Part of speech: adjective
Origin: Greek, mid-16th century
Involving or engaged in a headlong or potentially disastrous rush to do something.
Examples of Gadarene in a sentence
"In one Gadarene week, Arthur sold his car, dropped out of college, and joined the French Foreign Legion."
"Though it seemed like a Gadarene choice when the vice president of the company quit her job to buy a farm, she had planned the move for over a decade."
“Gadarene” is based on the ancient Greek “Gadarēnós,” meaning “inhabitant of Gadara.” It’s a reference to a story in the Bible from the Book of Matthew.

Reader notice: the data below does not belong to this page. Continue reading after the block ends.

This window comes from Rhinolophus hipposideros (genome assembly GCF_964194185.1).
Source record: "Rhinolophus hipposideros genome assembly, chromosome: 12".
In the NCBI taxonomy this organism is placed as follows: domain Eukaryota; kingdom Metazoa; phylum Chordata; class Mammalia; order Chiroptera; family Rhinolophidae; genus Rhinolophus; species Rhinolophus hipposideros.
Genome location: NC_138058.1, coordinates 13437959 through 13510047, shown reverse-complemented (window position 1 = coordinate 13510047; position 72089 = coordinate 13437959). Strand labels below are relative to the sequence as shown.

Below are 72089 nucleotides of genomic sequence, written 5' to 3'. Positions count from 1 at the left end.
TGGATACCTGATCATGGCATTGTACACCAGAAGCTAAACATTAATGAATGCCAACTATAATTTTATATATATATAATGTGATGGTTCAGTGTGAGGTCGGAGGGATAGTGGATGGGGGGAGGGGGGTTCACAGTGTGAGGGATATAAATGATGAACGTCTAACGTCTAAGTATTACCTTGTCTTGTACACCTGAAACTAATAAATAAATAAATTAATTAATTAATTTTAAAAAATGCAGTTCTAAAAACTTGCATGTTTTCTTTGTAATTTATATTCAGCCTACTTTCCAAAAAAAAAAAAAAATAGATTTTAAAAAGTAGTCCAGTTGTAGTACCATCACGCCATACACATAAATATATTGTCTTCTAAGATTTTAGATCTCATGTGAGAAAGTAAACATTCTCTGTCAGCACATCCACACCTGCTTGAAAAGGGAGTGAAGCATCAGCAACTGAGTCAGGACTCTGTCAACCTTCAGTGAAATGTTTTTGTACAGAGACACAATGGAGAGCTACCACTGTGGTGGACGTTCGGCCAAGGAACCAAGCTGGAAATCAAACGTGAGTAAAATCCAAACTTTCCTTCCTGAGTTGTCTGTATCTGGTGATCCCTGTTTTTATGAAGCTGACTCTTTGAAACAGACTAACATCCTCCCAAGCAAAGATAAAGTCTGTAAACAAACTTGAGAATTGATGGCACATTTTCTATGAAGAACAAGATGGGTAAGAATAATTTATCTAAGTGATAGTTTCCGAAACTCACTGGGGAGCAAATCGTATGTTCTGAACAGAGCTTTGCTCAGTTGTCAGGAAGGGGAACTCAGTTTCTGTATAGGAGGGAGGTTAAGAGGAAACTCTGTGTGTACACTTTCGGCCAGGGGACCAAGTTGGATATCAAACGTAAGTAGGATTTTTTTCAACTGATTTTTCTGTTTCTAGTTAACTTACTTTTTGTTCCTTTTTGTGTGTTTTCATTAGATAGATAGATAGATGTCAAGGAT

Did you Know?
The term “Gadarene” derives from a biblical story sometimes called “the Miracle of the Gadarene Swine.” This is one of the miracles the New Testament reports Jesus performed: He exorcized evil spirits from a suffering man and cast the demons into a herd of swine, who then ran headlong into a lake. Because this act occurred near a town called Gadara, the term “Gadarene” came to describe a sudden (perhaps ill-advised) rush to action, similar to that of the Gadarene pigs.